There were two highlights of my shopping experience this time. First I felt successful for the first time shopping at Trader Joe's. I have sort of scooted around the point before, but so many people that I know just love the store. I have struggled to find what I needed, but changed my frame of reference this time. Instead of going in expecting to find everything on my list, I made it my first stop and whatever I didn't find I knew I could go somewhere else. This helped alleviate the stress of not finding everything on my list, and made for a much more enjoyable experience. I was even able to do a little comparison shopping and found they had some great things that were more reasonably priced than most other stores, milk and balsamic vinegar were the two that stand out (neither of which I needed for this menu).

The second, and personally more enjoyable, was that I had my mom to join me on the shopping trip for the fish and last few items. She did a fantastic job of pushing the cart, and was a bit surprised by the price of the lobster tail meat. She was also very helpful finding things. I am sure she will enjoy the meal even more, having been there to shop for everything with me.

Shopping done, ready to cook!

Thursday, January 1, 2009

Lesson 5: Menu

Happy New Year!

I am looking forward to Lesson 5 because I don't normally cook and eat fish. It is not something that I dislike, just something that I don't usually buy and cook at home. I also don't normally order fish when we eat out, although my wife and I enjoy going out for sushi and often order crab cakes when we see them on a menu. I also really like calamari, however other than that, I normally select other items to cook at home or to order off a menu. I would really like to find good home fish recipes that would open myself and my wife to eating more fish, and something about the Fish and White-Bean Stew gives me hope.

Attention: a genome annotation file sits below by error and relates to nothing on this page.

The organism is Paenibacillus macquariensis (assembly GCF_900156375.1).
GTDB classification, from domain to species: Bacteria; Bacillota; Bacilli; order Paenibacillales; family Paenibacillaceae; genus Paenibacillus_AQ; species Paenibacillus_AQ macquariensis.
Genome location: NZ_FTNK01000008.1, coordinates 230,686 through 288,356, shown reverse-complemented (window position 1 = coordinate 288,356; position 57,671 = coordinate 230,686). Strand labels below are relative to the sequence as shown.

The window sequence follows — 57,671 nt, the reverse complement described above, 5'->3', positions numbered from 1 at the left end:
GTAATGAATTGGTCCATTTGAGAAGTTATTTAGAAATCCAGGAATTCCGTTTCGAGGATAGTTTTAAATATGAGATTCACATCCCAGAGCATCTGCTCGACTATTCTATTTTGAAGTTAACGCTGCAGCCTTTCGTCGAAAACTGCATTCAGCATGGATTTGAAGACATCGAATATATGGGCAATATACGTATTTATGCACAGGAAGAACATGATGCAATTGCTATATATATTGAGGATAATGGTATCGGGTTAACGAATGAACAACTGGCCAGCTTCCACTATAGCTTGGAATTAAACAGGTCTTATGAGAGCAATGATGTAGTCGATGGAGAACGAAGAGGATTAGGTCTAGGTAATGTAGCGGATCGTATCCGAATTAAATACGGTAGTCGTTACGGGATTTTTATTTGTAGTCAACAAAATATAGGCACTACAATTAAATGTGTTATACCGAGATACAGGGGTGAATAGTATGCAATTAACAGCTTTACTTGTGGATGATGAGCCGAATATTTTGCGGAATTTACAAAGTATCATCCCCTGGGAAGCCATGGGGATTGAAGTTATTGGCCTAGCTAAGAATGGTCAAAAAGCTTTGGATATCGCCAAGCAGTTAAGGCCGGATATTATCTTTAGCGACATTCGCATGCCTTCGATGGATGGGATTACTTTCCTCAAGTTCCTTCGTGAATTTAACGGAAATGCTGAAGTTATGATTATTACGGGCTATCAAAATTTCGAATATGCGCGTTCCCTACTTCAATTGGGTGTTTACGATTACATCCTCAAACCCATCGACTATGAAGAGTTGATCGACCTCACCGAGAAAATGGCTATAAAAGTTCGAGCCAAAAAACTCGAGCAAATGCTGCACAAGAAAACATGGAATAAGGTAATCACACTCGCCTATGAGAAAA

Here is the menu for Lesson 5, found on pg. 29:


Lesson 5


Salade Messidor



Cassoulet de Poissons



Biscuit de Savoie, Creme Anglaise


In my last post I mentioned that timing may be an issue with finding fesh ingredients, mostly focussed on the fish. I have done some initial research, and Mike at Olde Porte Fisheries has assured me that it should be no problem getting whiting, monkfish and for Lesson 6, fresh mussels. This again is someone that has been extremely helpful and willing to share information with me, for which I am very thankful. My research was done the week before Christmas and since then I have yet to follow up again regarding the fish. I will be doing that this week and hopefully cooking this weekend or next.

The other timing issue would be that the first course of this menu is Summer Harvest Salad, and I will be enjoying this in the middle of winter (if you call it winter when it doesn't snow and everyone, including myself, has been complaining about it being "cold" when the highs are in the 50's and lows in the 30's-40's). I am not too worried about the ingredients for the salad, as I have already seen places to buy most, if not all of the ingredients.

As for the unknown, I am curious and excited about the Sponge Cake with Creme Anglaise. The desserts have definitely been a highlight. As an extension from the sorbet I might be curious enough to double the amount of Creme Anglaise, so that I could freeze some to make ice cream. I have also noticed that I will be making the Creme Anglaise as a base for Bavarian Cream in Lesson 6, a Strawberry Bavarian Cream in Lesson 7, and Creme Anglaise again in Lesson 8, so in the next few recipes I can expect a lot of practice.

In addition to the Creme Anglaise, the other lesson will be to make mayonnaise. Page 31 starts by saying "mayonnaise is very easy to make", which is far enough for me to read to not freak out (even though the rest of the sentence reads "if you follow a few rules").  Following directions, I can handle that, so mayonnaise should be no problem...right?

Can't wait for the fish to arrive!